Those taking part in this scheme are tested on a wide variety of skills and there is also the opportunity to network with high profile industry professionals who they would ordinarily not have the chance to meet.

A mark of the popularity of this type of scheme is the launch of the Eventice in Dubai. This year, ESP are offering one of the winners an opportunity to work for the Daily Mail Group Events dng events) based in Dubai   and Abu Dhabi.

Simon Mellor, president of Middle East and Asia at dmg events, tells CN supporting the Eventice is incredibly important to the company. “It gives us the opportunity to tap into the talented pool of UK-based graduates specialising in event management,” he says.

“We have seen the events industry rapidly evolve and progress over the last five years, due to the changing behaviours and needs of attendees, greater competition and the emergence of the digital age. It has created a need for event organisers to recruit individuals with a passion and technical expertise to understand and create experiential events that provide real value to participants, whether that be B2C or B2B.”

Never has the phrase ‘It’s the taking part that counts’ been more apt when asking Sinclair to reveal the programme’s success stories. One student, who didn’t win the Eventice, but was scouted during the process, has since had two promotions and is now a manager after two-and-a-half years on a high profile celebrity-led consumer event.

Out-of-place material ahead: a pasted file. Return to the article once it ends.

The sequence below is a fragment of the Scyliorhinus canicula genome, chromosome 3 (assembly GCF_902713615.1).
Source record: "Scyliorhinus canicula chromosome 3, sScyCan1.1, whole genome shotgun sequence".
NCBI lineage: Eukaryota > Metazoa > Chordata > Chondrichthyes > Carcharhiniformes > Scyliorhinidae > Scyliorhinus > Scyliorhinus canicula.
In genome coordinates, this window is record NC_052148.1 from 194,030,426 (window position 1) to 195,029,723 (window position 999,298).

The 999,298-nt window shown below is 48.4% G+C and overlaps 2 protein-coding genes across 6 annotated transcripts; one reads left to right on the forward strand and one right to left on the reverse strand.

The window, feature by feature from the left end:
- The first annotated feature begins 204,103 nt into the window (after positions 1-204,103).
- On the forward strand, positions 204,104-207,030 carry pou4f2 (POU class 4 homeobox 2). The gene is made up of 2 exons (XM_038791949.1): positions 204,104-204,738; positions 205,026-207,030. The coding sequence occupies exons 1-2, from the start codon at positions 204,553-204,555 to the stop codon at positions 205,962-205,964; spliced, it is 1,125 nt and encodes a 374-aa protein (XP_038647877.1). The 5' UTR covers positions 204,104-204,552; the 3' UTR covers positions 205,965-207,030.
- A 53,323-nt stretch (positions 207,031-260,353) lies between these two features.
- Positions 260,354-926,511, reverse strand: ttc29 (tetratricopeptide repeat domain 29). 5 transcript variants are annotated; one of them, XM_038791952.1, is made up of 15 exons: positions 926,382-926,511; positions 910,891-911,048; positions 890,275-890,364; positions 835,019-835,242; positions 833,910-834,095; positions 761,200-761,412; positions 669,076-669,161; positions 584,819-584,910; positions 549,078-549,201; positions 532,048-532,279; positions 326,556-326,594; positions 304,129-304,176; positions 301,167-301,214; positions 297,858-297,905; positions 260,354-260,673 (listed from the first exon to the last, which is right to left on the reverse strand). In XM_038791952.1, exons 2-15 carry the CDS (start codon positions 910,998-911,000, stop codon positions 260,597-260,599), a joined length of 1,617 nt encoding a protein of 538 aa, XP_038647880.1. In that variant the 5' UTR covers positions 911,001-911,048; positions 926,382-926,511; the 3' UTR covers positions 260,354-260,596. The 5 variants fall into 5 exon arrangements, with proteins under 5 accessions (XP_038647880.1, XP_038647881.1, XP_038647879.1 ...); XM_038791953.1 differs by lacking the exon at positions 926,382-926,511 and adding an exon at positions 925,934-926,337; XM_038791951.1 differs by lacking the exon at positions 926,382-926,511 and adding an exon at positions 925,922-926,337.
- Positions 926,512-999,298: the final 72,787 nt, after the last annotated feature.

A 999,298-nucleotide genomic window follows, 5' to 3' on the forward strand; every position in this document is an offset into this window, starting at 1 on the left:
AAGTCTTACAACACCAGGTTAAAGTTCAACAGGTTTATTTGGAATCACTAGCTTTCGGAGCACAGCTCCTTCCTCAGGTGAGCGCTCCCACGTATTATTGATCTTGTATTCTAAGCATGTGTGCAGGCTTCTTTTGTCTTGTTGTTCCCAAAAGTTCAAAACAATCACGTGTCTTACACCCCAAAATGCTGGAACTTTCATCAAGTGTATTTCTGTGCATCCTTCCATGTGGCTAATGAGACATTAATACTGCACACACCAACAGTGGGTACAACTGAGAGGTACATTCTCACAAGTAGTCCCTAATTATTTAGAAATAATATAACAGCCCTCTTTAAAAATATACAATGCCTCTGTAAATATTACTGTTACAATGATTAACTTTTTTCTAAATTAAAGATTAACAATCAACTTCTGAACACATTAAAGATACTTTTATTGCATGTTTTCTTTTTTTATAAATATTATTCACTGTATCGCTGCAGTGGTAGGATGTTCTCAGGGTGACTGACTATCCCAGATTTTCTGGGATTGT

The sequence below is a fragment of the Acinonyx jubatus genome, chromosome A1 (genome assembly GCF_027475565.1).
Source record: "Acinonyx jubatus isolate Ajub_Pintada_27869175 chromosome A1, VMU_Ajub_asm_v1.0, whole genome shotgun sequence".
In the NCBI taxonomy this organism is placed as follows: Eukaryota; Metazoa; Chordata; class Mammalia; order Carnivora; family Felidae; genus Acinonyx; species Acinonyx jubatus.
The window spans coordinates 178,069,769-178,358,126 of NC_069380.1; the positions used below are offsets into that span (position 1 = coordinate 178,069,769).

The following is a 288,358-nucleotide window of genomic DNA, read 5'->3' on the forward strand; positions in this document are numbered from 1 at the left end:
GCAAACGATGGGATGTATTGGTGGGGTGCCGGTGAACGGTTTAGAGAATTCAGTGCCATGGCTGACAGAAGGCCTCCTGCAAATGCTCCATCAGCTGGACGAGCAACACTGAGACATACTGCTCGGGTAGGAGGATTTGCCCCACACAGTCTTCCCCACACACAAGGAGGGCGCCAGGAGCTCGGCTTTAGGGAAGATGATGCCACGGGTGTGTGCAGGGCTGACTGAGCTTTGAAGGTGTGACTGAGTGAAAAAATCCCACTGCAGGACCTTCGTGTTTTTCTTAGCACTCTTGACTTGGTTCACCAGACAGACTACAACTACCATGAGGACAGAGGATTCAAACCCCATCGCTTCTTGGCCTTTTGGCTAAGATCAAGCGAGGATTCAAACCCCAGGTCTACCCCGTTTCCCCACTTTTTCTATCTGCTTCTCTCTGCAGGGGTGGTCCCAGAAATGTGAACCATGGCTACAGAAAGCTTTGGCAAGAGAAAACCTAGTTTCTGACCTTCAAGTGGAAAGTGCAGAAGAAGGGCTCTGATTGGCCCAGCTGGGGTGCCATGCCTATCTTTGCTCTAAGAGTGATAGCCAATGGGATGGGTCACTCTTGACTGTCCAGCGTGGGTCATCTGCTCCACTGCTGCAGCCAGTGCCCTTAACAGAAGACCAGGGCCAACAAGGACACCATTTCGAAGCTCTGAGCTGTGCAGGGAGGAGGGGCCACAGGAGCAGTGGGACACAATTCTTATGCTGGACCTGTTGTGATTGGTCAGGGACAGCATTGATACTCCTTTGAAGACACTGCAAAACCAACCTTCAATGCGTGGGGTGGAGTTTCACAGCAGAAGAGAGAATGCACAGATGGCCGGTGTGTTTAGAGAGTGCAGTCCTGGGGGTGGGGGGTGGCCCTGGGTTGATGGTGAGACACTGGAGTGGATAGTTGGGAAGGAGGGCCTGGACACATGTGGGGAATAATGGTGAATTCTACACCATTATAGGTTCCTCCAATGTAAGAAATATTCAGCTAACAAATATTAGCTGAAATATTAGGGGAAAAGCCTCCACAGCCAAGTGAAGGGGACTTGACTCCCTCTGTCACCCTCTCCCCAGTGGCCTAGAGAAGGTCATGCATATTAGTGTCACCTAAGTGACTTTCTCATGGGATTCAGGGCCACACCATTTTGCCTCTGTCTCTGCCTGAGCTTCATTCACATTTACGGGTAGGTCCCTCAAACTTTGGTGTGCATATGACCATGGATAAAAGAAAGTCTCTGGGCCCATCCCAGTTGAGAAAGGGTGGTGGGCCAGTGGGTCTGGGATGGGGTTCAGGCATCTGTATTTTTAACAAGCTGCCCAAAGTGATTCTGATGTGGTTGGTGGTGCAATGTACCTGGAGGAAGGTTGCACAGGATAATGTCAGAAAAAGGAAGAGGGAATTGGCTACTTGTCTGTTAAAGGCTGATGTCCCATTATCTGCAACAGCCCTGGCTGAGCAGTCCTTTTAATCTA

Previous winners of the Eventice have gone on to work on high profile events, give presentations at the House of Lords, and work on event including the New Years Eve fireworks in Dubai.

From the above examples it is clear to see that there is much value to be had from apprenticeships and placement schemes, both for the individual and organisation. It looks like the age-old question of what is more beneficial when it comes to securing a job in the industry – experience or education – is set to remain one of life’s little mysteries. A bit like the chicken and the egg saga, you might say.

This was first published in the February issue of CN. Any comments? Email Zoe Vernor

Paul Colston


Paul Colston

Managing Editor, Conference News & Conference & Meetings World.